Duke Energy will be working with S2O Design, designer of Charlotte’s U.S. National Whitewater Center, and HDR Engineering to build 2 new bypass channels, with the longest one being about 1 1/2 miles. The new channels will gradually dissipate the reservoirs released energy using switchbacks and a series of progressively challenging waves. Each bypass will use notches and gates to regulate the water flow.

“If you came out here 200 years ago when the river was down, it’d likely look exactly as it is today,” said Tim Huffman, Duke Energy’s senior project manager charged with implementing the FERC agreement. “The reservoir now has very limited access. When the elements of the Catawba River agreement are put in place, not only will access be improved, the two dried out reaches will have their flows restored for recreational access as well as biological and habitat enhancement.”

Work is currently underway at the Nitrolee Access Area and construction on the short and long bypass is scheduled to begin in the second quarter of 2021. The completed facilities are planned to be finished within the next two years.


THE MUNICIPAL: Poudre River Project Strikes the Right Balance

The City of Fort Collins, Colo., and its community members had a dream: the revitalization of the Cache la Poudre River corridor. With the river passing through the city’s downtown, it was an invaluable asset that simply needed rediscovering.

View full article here: The Municipal_Jan_21


PRESS RELEASE: S2O Design Leads Dynamic River Restoration Effort for The River Mile, Denver’s Largest Development

South Platte River restoration project will reconnect the city to its iconic urban waterway, improving natural habitat, flood control, and recreation access


Downtown Denver, Colo.’s largest mixed-used development, The River Mile, has tapped S2O Design and Engineering to lead a signature component of this complex, dynamic restoration of the heralded South Platte River. Spearheaded by developer Revesco Properties, this one-of-a-kind neighborhood — comprising 62 acres and ultimately up to 15 million square feet of commercial and residential property — will reconnect the city to its iconic urban waterway, improving riparian and aquatic habitat, flood control, and recreation access.

“With $80 million in federal matching funds, river restoration is the project’s fundamental purpose, and it will be one of the most significant river restorations ever undertaken by a private enterprise, anywhere,” says Gregory V. Murphy, president of Calibre Engineering, The River Mile’s civil engineer. “S2O is helping us develop a design solution that’s in alignment with all the stakeholders’ interests.”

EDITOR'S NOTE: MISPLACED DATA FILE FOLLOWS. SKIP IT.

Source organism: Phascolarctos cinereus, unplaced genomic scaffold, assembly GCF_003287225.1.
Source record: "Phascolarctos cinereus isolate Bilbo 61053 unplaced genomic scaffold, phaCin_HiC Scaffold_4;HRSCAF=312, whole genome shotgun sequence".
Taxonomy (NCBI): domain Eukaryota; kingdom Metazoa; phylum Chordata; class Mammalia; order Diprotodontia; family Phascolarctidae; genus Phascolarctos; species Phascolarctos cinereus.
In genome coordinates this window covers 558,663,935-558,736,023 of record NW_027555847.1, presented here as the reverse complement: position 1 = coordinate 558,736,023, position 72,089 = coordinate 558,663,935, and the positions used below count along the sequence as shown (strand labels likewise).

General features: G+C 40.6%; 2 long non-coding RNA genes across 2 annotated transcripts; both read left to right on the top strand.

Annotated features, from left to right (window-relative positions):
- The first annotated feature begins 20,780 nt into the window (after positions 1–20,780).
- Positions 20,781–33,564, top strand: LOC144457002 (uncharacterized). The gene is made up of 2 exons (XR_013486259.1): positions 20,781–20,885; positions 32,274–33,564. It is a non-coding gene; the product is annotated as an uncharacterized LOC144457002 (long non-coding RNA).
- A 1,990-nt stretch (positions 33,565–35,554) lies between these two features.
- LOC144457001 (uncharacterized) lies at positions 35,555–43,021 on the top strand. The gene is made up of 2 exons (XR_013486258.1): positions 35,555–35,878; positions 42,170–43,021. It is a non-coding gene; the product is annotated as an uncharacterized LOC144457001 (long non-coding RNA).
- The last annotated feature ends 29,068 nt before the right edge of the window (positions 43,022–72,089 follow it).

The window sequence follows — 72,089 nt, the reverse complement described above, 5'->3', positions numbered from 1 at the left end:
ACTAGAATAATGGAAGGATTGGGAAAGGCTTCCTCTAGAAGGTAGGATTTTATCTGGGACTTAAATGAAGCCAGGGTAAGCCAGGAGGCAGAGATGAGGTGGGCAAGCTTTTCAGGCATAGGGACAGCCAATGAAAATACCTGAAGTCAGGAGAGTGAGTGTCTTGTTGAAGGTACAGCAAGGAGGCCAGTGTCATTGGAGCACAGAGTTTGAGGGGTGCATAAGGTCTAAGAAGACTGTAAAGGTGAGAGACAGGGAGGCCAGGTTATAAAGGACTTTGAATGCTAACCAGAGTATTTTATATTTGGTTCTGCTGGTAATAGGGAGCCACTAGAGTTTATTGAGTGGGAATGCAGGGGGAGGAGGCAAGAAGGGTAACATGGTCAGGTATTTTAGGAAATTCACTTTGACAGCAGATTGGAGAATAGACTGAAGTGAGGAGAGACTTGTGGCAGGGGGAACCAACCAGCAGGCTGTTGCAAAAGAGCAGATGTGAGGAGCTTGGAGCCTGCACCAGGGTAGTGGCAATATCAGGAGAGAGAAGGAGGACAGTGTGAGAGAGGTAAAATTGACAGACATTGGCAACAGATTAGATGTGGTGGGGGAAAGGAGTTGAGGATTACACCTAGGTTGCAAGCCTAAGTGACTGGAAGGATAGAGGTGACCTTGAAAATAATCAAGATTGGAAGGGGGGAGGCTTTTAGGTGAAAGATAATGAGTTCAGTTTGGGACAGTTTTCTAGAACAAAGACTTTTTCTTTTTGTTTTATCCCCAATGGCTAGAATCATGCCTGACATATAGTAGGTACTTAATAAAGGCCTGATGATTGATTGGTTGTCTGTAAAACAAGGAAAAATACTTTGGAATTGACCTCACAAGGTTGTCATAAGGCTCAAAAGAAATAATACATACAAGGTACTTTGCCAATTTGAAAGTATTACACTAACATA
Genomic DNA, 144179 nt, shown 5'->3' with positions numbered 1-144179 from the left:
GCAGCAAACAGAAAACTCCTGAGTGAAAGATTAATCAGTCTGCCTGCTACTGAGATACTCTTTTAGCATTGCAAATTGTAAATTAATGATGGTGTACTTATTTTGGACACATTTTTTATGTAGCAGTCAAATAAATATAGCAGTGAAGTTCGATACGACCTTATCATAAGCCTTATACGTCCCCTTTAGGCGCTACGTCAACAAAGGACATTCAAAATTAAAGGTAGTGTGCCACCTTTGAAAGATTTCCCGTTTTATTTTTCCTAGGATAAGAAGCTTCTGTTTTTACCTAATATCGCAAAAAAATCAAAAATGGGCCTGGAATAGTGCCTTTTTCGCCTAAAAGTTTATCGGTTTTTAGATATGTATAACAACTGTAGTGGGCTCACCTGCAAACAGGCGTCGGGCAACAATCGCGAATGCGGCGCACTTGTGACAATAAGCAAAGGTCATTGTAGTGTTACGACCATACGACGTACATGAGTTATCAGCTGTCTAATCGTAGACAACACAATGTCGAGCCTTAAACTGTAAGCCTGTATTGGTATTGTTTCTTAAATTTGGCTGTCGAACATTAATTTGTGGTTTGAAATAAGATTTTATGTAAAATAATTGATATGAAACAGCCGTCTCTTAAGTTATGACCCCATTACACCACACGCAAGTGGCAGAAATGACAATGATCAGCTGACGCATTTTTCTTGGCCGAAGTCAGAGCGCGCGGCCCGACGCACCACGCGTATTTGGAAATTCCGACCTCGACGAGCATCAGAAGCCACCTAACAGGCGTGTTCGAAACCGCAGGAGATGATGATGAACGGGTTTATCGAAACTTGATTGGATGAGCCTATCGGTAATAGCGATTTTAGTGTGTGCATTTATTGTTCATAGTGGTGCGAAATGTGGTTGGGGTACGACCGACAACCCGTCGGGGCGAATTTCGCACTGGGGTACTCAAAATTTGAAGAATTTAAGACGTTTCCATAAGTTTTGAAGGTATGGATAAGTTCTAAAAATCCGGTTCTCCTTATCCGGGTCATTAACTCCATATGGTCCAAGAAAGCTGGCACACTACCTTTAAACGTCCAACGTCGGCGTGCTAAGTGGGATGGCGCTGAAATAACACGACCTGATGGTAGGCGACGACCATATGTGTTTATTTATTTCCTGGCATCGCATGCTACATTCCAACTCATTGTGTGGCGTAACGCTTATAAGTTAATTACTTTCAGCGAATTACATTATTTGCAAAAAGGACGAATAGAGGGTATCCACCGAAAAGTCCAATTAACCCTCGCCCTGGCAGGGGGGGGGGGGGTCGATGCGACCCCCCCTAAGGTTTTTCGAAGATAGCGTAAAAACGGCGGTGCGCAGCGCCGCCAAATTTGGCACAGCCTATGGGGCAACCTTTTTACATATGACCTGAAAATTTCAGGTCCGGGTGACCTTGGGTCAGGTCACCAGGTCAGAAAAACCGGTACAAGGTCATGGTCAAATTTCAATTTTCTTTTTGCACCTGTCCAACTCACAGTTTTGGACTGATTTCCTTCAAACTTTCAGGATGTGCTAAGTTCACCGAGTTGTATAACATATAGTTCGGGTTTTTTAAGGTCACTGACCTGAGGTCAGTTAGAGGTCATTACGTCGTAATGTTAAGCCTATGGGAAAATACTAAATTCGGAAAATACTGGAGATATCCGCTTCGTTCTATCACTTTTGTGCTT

Since 1860, the South Platte River has been highly impacted by urban development. In a major commitment by the developer, in partnership with the City of Denver, the Greenway Foundation, and other environmental experts, the project’s goal is to return the river to a more natural state ecologically and physically. The effort will incorporate sustainability, aquatic and riparian habitat enhancements, and flood control along a more than 1-mile-long stretch of this valuable waterway. The project will also improve recreational access via a trail system leading to new fishing and paddling features. The restoration will add 27 acres of riverside parks and open spaces while energizing this new downtown neighborhood.

A leader in river restoration and development, S20 Design brings a unique expertise in integrating recreation into river restoration efforts. Led by engineer and three-time Olympian Scott Shipley, S2O Design has designed and engineered a variety of highly successful in-stream recreation projects and has served as lead designer of some of the world’s most high-profile whitewater recreation and competition venues.

“We are honored to work with such a talented team in restoring and revitalizing this vital natural resource for Denver,” says Shipley. “We are working with some of the early visionaries in urban floodway restoration including the Greenway Foundation and the Mile-High Flood District. This project will set a new standard in how to approach and realize environmental and flood enhancements while also prioritizing human interaction with the river for recreation and relaxation.”

Restoration efforts will improve this section of the river’s in-stream habitat and its riparian and wetland corridor, with fish benefitting from a fully connected habitat throughout the reach and the removal of thousands of tons of silt and sand. The team will replace the existing floodway configuration with a more natural restoration that will create a narrower, deeper low-flow channel. It will also aid in moving sediment better, which helps prevent flooding, but will also provide cooler water for fish habitat and the opportunity for a multi-stage channel with a vibrant riparian zone.

“S2O Design brings the technical expertise with hydraulic modeling, stream restoration, and recreation design needed to make this project a success,” says Heather Houston, President and Senior Ecologist at Birch Ecology. “They have done a great job of listening and facilitating conversations to realize a successful outcome.”

In the past two years, S20 Design has completed in-channel river parks on the Poudre River in Fort Collins, Colo.; the Arkansas River in Canon City, Colo.; the Eagle River in Eagle, Colo.; and the Boise Whitewater Park in Boise, Idaho.